Ask About Your Child’s Day: Incorporating speech therapy into your child’s schooltime routine is as simple as asking them about their day. While you and your family sit down for dinner, ask your child to describe three things that happened during school and how each of those events made them feel. You could even ask your child questions such as their favorite part about school, what they enjoy doing during recess, and one thing they learned that day.

Use a Bedtime Chart: Our final tip is to utilize a bedtime chart. Write down all the things your child has to do before settling into bed, and hang that chart somewhere your child can reach. Then, have your child perform each of these tasks each night, and once they are complete, they can peel off a sticker and place it onto the chart! This will help them become familiar with their bedtime routine while working on their gross motor skills in the process.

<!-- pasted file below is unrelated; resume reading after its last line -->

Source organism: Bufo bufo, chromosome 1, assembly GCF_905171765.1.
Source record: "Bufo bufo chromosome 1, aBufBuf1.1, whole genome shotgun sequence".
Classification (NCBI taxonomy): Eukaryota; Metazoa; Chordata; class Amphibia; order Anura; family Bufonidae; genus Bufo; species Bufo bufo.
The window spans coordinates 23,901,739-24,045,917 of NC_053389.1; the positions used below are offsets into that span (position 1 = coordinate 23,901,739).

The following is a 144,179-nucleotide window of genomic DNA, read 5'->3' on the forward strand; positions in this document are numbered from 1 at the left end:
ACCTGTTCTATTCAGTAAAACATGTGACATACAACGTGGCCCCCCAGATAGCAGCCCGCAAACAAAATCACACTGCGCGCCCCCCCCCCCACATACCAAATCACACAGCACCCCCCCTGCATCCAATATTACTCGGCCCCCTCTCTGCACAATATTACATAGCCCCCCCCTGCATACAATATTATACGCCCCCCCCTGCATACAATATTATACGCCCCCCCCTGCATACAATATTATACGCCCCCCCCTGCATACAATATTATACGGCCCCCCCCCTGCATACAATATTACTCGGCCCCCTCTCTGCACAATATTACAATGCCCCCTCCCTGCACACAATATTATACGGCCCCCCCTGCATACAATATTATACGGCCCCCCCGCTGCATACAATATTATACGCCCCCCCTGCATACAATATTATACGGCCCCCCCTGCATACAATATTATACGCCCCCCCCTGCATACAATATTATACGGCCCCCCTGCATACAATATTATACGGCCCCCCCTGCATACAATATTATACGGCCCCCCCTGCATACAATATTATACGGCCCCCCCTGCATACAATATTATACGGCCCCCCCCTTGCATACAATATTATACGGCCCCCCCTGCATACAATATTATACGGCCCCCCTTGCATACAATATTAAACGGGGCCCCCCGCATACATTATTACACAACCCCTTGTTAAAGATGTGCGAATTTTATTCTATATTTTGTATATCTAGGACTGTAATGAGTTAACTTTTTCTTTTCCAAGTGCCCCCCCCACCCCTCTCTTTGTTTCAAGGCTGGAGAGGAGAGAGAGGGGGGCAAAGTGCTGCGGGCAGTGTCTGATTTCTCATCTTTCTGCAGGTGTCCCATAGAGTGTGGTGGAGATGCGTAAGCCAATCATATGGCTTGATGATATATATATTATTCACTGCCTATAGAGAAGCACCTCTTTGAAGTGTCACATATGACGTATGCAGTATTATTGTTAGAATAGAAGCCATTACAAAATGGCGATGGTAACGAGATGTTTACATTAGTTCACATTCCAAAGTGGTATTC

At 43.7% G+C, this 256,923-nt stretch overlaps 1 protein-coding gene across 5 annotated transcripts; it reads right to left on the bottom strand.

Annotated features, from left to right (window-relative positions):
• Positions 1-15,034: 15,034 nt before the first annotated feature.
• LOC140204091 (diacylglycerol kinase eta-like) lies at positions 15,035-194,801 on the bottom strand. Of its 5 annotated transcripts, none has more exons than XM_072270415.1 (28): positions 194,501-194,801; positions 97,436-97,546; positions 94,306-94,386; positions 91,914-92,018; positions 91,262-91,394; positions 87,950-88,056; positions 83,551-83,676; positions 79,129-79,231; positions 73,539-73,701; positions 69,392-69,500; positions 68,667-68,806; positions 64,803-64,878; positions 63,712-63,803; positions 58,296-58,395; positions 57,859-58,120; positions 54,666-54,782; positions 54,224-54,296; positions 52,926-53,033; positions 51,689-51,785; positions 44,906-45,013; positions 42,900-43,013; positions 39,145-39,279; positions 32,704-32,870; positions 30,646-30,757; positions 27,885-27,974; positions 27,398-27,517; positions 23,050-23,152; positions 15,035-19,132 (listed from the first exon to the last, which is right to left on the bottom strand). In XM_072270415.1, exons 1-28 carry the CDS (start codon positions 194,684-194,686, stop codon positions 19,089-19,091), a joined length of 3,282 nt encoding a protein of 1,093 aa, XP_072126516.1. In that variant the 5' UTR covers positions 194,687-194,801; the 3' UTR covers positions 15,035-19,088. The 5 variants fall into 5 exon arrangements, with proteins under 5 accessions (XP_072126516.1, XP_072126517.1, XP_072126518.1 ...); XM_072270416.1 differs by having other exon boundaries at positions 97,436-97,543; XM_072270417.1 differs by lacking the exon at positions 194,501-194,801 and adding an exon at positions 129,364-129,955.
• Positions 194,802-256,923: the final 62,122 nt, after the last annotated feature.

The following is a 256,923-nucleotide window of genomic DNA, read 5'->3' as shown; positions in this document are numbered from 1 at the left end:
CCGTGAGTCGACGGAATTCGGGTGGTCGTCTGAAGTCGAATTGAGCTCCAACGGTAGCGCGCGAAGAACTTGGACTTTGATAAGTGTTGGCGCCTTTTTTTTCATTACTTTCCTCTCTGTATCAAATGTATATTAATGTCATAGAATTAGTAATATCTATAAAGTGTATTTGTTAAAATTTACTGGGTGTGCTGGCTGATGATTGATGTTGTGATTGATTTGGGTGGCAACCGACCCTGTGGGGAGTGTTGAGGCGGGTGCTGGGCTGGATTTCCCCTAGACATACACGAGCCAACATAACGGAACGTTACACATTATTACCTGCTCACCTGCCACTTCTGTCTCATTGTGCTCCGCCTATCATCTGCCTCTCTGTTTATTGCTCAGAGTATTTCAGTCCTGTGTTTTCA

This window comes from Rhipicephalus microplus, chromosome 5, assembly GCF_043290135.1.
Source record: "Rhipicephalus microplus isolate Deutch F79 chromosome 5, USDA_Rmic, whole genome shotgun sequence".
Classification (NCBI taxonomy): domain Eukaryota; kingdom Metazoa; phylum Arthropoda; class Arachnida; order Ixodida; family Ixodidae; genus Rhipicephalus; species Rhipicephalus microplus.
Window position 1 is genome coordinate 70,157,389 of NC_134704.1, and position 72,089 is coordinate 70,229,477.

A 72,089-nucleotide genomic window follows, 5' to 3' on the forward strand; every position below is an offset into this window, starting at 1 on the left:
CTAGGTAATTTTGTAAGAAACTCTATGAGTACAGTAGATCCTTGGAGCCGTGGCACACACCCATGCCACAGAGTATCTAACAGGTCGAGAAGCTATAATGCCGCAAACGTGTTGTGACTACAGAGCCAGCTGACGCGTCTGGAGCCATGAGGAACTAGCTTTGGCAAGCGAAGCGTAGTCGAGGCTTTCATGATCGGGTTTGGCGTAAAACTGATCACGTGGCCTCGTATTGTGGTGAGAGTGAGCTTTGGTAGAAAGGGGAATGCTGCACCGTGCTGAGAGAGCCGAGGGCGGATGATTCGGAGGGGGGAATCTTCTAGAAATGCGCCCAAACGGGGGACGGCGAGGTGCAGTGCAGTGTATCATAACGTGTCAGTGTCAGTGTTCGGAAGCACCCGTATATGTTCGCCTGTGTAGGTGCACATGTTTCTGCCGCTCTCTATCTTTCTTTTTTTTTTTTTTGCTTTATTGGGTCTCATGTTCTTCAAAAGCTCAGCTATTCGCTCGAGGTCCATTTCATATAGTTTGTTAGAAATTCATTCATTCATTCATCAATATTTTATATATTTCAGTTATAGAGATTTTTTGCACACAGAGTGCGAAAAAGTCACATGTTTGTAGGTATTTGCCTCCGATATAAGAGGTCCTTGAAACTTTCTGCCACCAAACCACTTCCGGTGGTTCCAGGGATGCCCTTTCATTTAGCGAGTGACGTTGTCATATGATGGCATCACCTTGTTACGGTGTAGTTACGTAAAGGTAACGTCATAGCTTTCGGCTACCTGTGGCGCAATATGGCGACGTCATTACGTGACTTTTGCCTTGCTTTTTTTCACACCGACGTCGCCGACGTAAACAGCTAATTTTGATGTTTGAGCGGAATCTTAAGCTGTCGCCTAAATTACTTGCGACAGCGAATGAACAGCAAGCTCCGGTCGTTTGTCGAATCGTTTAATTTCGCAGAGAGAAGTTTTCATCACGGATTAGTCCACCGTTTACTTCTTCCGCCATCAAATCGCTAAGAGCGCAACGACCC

Happy back to school! Check out our social media (Instagram, Facebook, and Pinterest) all August long as we share back-to-school tips, resources, and more! As always, please don’t hesitate to contact us at any time to discuss if your child would benefit from pediatric therapy. Our team is here to support you and your child in any way we can.

Tips to Help Your Child Transition Back to School